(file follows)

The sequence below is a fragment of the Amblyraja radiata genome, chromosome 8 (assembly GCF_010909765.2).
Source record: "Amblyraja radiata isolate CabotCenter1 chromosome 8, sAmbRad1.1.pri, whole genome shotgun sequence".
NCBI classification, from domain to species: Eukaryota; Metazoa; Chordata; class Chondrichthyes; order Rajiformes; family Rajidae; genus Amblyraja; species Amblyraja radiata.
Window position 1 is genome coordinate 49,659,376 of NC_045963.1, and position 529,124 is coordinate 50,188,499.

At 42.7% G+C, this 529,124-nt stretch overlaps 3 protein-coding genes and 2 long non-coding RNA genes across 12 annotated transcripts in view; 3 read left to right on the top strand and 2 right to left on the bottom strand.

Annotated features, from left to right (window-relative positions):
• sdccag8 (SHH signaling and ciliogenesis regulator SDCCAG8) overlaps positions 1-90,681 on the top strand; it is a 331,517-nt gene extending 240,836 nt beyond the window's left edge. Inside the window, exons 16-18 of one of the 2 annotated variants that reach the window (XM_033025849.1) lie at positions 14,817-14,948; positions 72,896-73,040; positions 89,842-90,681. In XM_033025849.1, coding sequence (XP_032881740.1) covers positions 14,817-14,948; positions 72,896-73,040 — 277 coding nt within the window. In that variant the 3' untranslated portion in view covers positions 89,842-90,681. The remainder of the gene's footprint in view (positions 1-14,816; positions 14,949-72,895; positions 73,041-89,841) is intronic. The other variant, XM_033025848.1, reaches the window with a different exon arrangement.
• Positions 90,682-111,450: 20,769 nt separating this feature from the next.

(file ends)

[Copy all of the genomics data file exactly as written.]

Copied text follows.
The sequence below is a fragment of the Amblyraja radiata genome, chromosome 8 (assembly GCF_010909765.2).
Source record: "Amblyraja radiata isolate CabotCenter1 chromosome 8, sAmbRad1.1.pri, whole genome shotgun sequence".
NCBI classification, from domain to species: Eukaryota; Metazoa; Chordata; class Chondrichthyes; order Rajiformes; family Rajidae; genus Amblyraja; species Amblyraja radiata.
Window position 1 is genome coordinate 49,659,376 of NC_045963.1, and position 529,124 is coordinate 50,188,499.

At 42.7% G+C, this 529,124-nt stretch overlaps 3 protein-coding genes and 2 long non-coding RNA genes across 12 annotated transcripts in view; 3 read left to right on the top strand and 2 right to left on the bottom strand.

Annotated features, from left to right (window-relative positions):
• sdccag8 (SHH signaling and ciliogenesis regulator SDCCAG8) overlaps positions 1-90,681 on the top strand; it is a 331,517-nt gene extending 240,836 nt beyond the window's left edge. Inside the window, exons 16-18 of one of the 2 annotated variants that reach the window (XM_033025849.1) lie at positions 14,817-14,948; positions 72,896-73,040; positions 89,842-90,681. In XM_033025849.1, coding sequence (XP_032881740.1) covers positions 14,817-14,948; positions 72,896-73,040 — 277 coding nt within the window. In that variant the 3' untranslated portion in view covers positions 89,842-90,681. The remainder of the gene's footprint in view (positions 1-14,816; positions 14,949-72,895; positions 73,041-89,841) is intronic. The other variant, XM_033025848.1, reaches the window with a different exon arrangement.
• Positions 90,682-111,450: 20,769 nt separating this feature from the next.